Italian Journey: The beautiful summer of Sabaudia

Developed when Mussolini was in power, the town became the capital of the anti-fascist intelligentsia that in the 1960s opposed the cementing of the country with villas that still represent one of the greatest defilements of the Italian territory.

This article will be published in Domus 1082, on newsstands in September 2023.

In the beginning there was the story, and like every story, it all started by chance, or rather on a whim. “Faites-moi une petite folie,” wrote Countess Nathalie Volpi di Misurata to the Milanese architect Tomaso Buzzi, who was Gio Ponti’s friend and collaborator before something came between them. Perhaps it was the esoteric bent of Buzzi (well-known as the creator of his La Scarzuola complex), which didn’t gel with the Catholic vein of the founder of Domus.

While Count Volpi was busy founding the Venice Film Festival, his wife and the Milanese architect were killing time dreaming up the neoclassical Palladian-style Villa Volpi, in dazzling white, with a double colonnade, dual embrace of sea and lake, and double domestic staff. It is located on the dunes of Sabaudia, the city built in just 253 days in the fateful year of 1934, under the eye of “Benito Mussolini Head of Government, who wanted this land redeemed from the millenary torpor of ruinous sterility”. Mussolini personally oversaw the redemption, commuting from his Villa Torlonia residence in Rome every week by motorbike. 

Completed in the early 1950s and considered the first abuse on the hibiscus-covered dunes, Villa Volpi remained hidden for at least ten years, until Pietro Germi immortalised it in his film Divorce Italian Style. That was early 1961, and soon after another colonisation materialised. It was very different from Mussolini’s Fascist entourage dressed in black, or Countess Volpi’s exclusive milieu attired in linen, heels and organza. It was the nova gens palatina who, to escape the overbuilding suffocating the fishermen’s huts in Fregene or Tor San Lorenzo, began their exodus southwards, seeing their own private domain in that strip of land protected by the rock of the enchantress Circe.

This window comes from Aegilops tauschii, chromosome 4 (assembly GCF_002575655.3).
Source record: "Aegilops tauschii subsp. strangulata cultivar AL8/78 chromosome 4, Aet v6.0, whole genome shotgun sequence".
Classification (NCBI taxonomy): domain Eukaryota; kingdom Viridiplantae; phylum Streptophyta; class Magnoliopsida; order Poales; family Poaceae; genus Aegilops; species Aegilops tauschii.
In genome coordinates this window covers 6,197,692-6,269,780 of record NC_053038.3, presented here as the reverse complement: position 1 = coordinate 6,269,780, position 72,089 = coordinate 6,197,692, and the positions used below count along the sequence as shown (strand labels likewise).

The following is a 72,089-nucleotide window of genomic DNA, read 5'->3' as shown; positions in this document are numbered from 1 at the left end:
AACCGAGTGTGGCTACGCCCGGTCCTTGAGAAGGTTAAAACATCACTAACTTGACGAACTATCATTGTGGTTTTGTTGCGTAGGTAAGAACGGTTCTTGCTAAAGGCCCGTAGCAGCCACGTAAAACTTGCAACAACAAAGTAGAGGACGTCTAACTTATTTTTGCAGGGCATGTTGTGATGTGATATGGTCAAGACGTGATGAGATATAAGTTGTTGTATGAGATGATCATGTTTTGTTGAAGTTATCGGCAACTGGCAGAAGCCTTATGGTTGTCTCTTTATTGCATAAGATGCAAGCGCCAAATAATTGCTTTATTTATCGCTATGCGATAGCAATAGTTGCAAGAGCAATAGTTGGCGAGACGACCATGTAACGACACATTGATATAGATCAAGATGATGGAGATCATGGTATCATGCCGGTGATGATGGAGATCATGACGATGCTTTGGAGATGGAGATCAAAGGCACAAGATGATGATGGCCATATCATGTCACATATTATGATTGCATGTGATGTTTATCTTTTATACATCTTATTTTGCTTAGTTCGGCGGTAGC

“If it weren’t for Villa Volpi over there, this would still be Stendhal’s Italy. And Sabaudia a 20th-century city of silence,” wrote Alberto Moravia, the gruff leader of the best youth that was ideally and physically colonising Sabaudia, which was built by Fascists and was now becoming a resort for Communists. Sabaudia’s metamorphosis was immediate. “A ridiculous Fascist town,” wrote Pier Paolo Pasolini. “But suddenly it seems so enchanting. How we intellectuals laughed at the architecture of the Regime, at cities like Sabaudia! And yet now, looking at it, we feel a totally unexpected sensation. There is nothing unreal or ridiculous about its architecture: the passing years have made this dictatorial architecture assume a character somewhere between metaphysical and realistic.” 

Besotted with Sabaudia, Pasolini even bought a house adjoining Moravia’s, a decision that turned out to be his best real estate investment. They were an odd couple. In the mornings, Pasolini worked on the screenplay of Arabian Nights. In the afternoons, he indulged in bathing and football on the beach. And in the evenings, he entertained himself with the “delightful servicemen” of the Navy barracks. Moravia, on the other hand, who had not yet met his future wife Carmen Llera on the dunes, was early to bed and early to rise. He stopped typing on his Olivetti around 11 o’clock and then went “to buy a nice big fish” to invite his friends for dinner. These friends, however, preferred the house of Laura Betti, who, not being partial to the beach, would serve up her heavenly potato and mozzarella flan. 

How we intellectuals laughed at the architecture of the Regime, at cities like Sabaudia! And yet now, looking at it, we feel a totally unexpected sensation. There is nothing unreal or ridiculous about its architecture.